LIS Students Learning From One Another

I am co-chairing the planning committee for the 3rd Annual Graduate Student Symposium to be held in November, and this year we decided to reach out beyond our local Library & Information Science (LIS) program for presenters. The symposium in the past has consisted of only current students in our local SIRLS program. A few months back, the planning committee thought hey, why not invite graduate students from other departments, and LIS students from other schools entirely? So we did. Collaboration and working with one another is such an important element in the professional world today so this seemed appropriate. We anticipated maybe getting a couple students from outside departments to submit their abstracts but thought there was little chance of getting a response from other schools. At least, if nothing else, we thought this would make other programs aware of what we are doing, and maybe set a foundation for future symposiums becoming national events.

Our deadline for receiving submissions is tomorrow. We have yet to receive one from another graduate department, unfortunately. We were hoping some students in law, journalism, english, or sociology would participate; library issues are so cross-disciplinary and we though someone outside LIS might be interested in discussing information policy & law, freedom of information, preservation of the written word, or the digital divide. While the non-response from around campus was a bit of a disappointment, we have actually received two submissions from students outside of our school, from LIS students in Maryland! One presentation and one poster session submission. If accepted, this means several students will be flying out to the desert from the east coast to share their research with us Tucsonans. We are thrilled at the possibility.

Why am I sharing all this? I think it illustrates that there are opportunities for graduate students across the country to connect and learn from one another, and it’s a fantastic feeling to know you are helping facilitate this connection. I wish there were more opportunities like this. While travel money can be an issue for students, there are plenty of scholarships and travel grants available out there; graduate student councils often offer these to make such opportunities possible. I think there should be better communication between ALA Student Chapters so that we can create more opportunities to come together and learn from one another. If you are in a graduate LIS program and planning a professional development event that other students might want to be involved in, communicate with your peer institutions to open the door to that possibility! Maybe all us students could come together to plan a national event where just students are presenting their research? ALA’s New Members Round Table (NMRT) might be interested in helping coordinate this. It can be difficult for students to get experience presenting in a professional setting prior to graduation, and what a great thing to make these opportunities available. It’s also a great way to allow students to network, collaborate and learn from one another.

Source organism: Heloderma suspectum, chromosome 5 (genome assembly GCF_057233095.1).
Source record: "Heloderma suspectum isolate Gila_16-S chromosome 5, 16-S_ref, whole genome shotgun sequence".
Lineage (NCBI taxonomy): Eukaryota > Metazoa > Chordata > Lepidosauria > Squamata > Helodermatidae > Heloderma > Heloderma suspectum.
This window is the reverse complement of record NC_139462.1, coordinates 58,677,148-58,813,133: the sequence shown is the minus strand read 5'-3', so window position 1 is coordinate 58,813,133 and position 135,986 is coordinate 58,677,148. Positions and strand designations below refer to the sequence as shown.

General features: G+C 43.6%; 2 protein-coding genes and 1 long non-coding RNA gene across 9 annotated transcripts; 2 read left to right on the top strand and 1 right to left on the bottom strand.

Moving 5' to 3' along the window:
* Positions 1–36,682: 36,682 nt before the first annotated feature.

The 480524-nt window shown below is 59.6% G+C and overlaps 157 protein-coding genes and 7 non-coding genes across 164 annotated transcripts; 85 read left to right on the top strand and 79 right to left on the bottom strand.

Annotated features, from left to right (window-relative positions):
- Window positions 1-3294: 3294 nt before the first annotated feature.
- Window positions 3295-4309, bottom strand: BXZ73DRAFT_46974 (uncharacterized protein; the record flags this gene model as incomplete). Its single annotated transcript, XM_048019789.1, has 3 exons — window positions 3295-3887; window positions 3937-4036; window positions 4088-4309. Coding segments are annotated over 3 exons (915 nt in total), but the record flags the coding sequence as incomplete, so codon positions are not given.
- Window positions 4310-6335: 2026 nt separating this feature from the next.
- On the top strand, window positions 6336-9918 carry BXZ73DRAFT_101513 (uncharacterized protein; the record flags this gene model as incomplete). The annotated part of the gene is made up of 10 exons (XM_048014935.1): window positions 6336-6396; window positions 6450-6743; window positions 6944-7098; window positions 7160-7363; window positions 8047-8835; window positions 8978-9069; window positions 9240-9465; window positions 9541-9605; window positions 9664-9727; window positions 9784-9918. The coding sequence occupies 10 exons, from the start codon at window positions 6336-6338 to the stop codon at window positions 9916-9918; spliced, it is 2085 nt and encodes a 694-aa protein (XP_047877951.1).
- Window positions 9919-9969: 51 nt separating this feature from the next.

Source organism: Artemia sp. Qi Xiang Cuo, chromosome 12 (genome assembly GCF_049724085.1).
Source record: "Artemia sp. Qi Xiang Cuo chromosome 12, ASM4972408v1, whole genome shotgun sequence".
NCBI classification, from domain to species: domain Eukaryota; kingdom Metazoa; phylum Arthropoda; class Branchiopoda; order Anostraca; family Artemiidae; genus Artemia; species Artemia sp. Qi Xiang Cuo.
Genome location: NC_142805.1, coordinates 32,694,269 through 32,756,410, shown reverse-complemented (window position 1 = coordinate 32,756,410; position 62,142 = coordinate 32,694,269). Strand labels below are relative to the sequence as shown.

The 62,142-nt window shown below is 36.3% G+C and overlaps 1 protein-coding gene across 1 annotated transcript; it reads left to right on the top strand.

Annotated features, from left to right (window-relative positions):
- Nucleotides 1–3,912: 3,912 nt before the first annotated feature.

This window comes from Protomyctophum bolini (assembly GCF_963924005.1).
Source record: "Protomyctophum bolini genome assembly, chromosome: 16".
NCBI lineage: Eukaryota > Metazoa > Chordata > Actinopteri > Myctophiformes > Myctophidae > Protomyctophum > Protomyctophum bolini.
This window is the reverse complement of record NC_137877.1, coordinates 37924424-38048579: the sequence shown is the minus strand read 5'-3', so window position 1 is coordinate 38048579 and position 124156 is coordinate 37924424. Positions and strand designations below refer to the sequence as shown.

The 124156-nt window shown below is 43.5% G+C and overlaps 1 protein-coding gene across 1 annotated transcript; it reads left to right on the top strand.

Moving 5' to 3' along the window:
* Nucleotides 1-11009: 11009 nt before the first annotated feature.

P.S. There is still a day to submit your abstract to present at the symposium, please submit online here!


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